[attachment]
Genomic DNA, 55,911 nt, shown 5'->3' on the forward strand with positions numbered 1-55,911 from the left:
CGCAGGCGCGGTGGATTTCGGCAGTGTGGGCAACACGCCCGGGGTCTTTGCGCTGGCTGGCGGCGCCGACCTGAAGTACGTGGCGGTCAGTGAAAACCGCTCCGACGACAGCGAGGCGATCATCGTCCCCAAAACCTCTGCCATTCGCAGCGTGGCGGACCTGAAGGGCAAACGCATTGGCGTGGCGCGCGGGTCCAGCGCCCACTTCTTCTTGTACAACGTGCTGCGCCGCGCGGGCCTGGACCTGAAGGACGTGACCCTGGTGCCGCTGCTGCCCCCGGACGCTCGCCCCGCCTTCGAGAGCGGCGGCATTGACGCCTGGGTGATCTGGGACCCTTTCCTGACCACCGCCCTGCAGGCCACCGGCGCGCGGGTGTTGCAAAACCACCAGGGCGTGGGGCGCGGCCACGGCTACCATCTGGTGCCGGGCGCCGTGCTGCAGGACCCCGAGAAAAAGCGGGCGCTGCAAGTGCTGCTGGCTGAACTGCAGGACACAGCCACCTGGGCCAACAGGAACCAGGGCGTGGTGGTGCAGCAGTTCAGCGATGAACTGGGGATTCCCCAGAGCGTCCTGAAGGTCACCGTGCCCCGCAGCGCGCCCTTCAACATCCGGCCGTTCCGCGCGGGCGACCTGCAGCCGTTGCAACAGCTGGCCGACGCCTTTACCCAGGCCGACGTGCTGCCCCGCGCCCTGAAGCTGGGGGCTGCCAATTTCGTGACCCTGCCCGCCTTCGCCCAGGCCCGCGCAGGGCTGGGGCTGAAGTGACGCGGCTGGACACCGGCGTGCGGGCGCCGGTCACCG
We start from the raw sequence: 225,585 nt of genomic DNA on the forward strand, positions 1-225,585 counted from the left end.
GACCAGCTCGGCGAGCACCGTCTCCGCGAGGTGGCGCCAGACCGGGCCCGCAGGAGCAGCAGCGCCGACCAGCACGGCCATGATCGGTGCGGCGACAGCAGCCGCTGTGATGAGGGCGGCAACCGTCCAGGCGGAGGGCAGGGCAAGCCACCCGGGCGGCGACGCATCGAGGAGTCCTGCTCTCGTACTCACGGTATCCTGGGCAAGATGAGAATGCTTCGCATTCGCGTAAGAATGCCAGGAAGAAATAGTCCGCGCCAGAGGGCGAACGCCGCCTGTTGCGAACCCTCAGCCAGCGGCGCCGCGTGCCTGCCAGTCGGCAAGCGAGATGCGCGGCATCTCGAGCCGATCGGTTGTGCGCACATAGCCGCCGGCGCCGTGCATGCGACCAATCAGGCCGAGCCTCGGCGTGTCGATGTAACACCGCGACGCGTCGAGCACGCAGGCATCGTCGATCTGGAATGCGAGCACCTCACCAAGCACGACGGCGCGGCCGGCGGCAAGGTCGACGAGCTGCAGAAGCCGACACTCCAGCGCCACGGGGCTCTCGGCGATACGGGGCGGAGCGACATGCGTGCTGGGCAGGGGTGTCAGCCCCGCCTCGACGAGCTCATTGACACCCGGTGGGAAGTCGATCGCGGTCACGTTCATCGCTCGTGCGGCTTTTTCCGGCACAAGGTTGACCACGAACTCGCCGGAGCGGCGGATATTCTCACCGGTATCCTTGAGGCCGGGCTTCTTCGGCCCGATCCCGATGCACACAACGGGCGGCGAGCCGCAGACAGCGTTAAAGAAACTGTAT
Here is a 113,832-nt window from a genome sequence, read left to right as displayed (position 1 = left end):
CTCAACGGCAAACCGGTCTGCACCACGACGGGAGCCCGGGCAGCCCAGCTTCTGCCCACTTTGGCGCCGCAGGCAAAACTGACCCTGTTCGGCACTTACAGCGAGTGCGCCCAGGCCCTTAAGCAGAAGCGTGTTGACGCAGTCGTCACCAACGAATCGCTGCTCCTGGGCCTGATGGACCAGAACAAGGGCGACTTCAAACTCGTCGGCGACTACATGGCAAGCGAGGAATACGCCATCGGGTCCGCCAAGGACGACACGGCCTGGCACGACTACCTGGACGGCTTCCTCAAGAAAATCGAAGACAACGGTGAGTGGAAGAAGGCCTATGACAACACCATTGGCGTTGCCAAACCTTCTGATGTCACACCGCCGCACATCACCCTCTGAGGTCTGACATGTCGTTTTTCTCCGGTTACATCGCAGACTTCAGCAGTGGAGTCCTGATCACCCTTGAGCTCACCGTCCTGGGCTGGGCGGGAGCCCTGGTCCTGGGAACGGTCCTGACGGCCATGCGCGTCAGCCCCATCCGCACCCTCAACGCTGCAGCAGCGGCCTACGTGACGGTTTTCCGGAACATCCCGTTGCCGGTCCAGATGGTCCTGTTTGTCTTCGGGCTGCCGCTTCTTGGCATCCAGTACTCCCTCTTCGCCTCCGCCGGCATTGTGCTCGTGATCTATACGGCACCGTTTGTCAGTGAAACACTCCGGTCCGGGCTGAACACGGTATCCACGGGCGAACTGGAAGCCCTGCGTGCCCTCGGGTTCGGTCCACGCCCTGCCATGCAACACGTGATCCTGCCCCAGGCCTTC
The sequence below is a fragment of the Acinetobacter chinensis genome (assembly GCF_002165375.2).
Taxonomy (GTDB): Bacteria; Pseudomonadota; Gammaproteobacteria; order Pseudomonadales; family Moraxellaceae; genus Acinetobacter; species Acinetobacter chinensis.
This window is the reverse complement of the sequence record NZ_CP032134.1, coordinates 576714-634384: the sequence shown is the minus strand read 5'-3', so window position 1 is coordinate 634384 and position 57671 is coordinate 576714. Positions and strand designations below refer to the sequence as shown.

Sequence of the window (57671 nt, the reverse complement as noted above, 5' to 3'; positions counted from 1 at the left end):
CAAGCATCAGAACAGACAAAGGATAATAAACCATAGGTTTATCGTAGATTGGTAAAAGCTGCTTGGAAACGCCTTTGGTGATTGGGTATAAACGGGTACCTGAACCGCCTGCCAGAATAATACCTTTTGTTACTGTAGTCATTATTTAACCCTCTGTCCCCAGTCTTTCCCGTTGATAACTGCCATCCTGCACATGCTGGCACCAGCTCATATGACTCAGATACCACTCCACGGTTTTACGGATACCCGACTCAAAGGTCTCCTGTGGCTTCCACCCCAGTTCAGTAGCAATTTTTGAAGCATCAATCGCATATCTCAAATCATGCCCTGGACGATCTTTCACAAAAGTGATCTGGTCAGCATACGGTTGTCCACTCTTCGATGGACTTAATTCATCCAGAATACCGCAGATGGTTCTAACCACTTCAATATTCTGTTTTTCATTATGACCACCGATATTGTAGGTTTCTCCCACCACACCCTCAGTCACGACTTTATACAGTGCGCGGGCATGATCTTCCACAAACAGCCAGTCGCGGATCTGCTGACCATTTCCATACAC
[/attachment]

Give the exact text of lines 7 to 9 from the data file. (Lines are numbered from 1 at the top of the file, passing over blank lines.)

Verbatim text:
The sequence below is a fragment of the Acinetobacter chinensis genome (assembly GCF_002165375.2).
Taxonomy (GTDB): Bacteria; Pseudomonadota; Gammaproteobacteria; order Pseudomonadales; family Moraxellaceae; genus Acinetobacter; species Acinetobacter chinensis.
This window is the reverse complement of the sequence record NZ_CP032134.1, coordinates 576714-634384: the sequence shown is the minus strand read 5'-3', so window position 1 is coordinate 634384 and position 57671 is coordinate 576714. Positions and strand designations below refer to the sequence as shown.